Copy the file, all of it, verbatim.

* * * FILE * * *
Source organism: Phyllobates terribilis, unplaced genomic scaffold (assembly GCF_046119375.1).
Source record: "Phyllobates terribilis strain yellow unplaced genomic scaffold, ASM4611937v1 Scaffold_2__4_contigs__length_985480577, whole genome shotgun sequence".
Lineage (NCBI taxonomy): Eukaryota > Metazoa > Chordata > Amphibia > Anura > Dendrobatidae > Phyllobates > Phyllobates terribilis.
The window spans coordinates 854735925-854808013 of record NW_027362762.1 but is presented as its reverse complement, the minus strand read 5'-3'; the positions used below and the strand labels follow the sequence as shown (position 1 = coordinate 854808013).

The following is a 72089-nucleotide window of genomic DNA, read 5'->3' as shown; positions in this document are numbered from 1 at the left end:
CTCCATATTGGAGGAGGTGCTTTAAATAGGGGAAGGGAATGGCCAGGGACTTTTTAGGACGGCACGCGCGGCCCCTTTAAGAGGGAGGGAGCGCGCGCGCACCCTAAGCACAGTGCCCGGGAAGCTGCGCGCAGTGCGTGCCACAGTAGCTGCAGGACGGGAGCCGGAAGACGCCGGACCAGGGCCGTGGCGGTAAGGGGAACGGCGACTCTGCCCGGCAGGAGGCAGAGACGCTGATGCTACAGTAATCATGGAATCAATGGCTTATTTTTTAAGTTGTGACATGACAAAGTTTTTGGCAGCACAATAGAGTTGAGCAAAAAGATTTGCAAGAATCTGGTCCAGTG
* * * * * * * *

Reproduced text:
Source organism: Phyllobates terribilis, unplaced genomic scaffold (assembly GCF_046119375.1).
Source record: "Phyllobates terribilis strain yellow unplaced genomic scaffold, ASM4611937v1 Scaffold_2__4_contigs__length_985480577, whole genome shotgun sequence".
Lineage (NCBI taxonomy): Eukaryota > Metazoa > Chordata > Amphibia > Anura > Dendrobatidae > Phyllobates > Phyllobates terribilis.
The window spans coordinates 854735925-854808013 of record NW_027362762.1 but is presented as its reverse complement, the minus strand read 5'-3'; the positions used below and the strand labels follow the sequence as shown (position 1 = coordinate 854808013).

The following is a 72089-nucleotide window of genomic DNA, read 5'->3' as shown; positions in this document are numbered from 1 at the left end:
CTCCATATTGGAGGAGGTGCTTTAAATAGGGGAAGGGAATGGCCAGGGACTTTTTAGGACGGCACGCGCGGCCCCTTTAAGAGGGAGGGAGCGCGCGCGCACCCTAAGCACAGTGCCCGGGAAGCTGCGCGCAGTGCGTGCCACAGTAGCTGCAGGACGGGAGCCGGAAGACGCCGGACCAGGGCCGTGGCGGTAAGGGGAACGGCGACTCTGCCCGGCAGGAGGCAGAGACGCTGATGCTACAGTAATCATGGAATCAATGGCTTATTTTTTAAGTTGTGACATGACAAAGTTTTTGGCAGCACAATAGAGTTGAGCAAAAAGATTTGCAAGAATCTGGTCCAGTG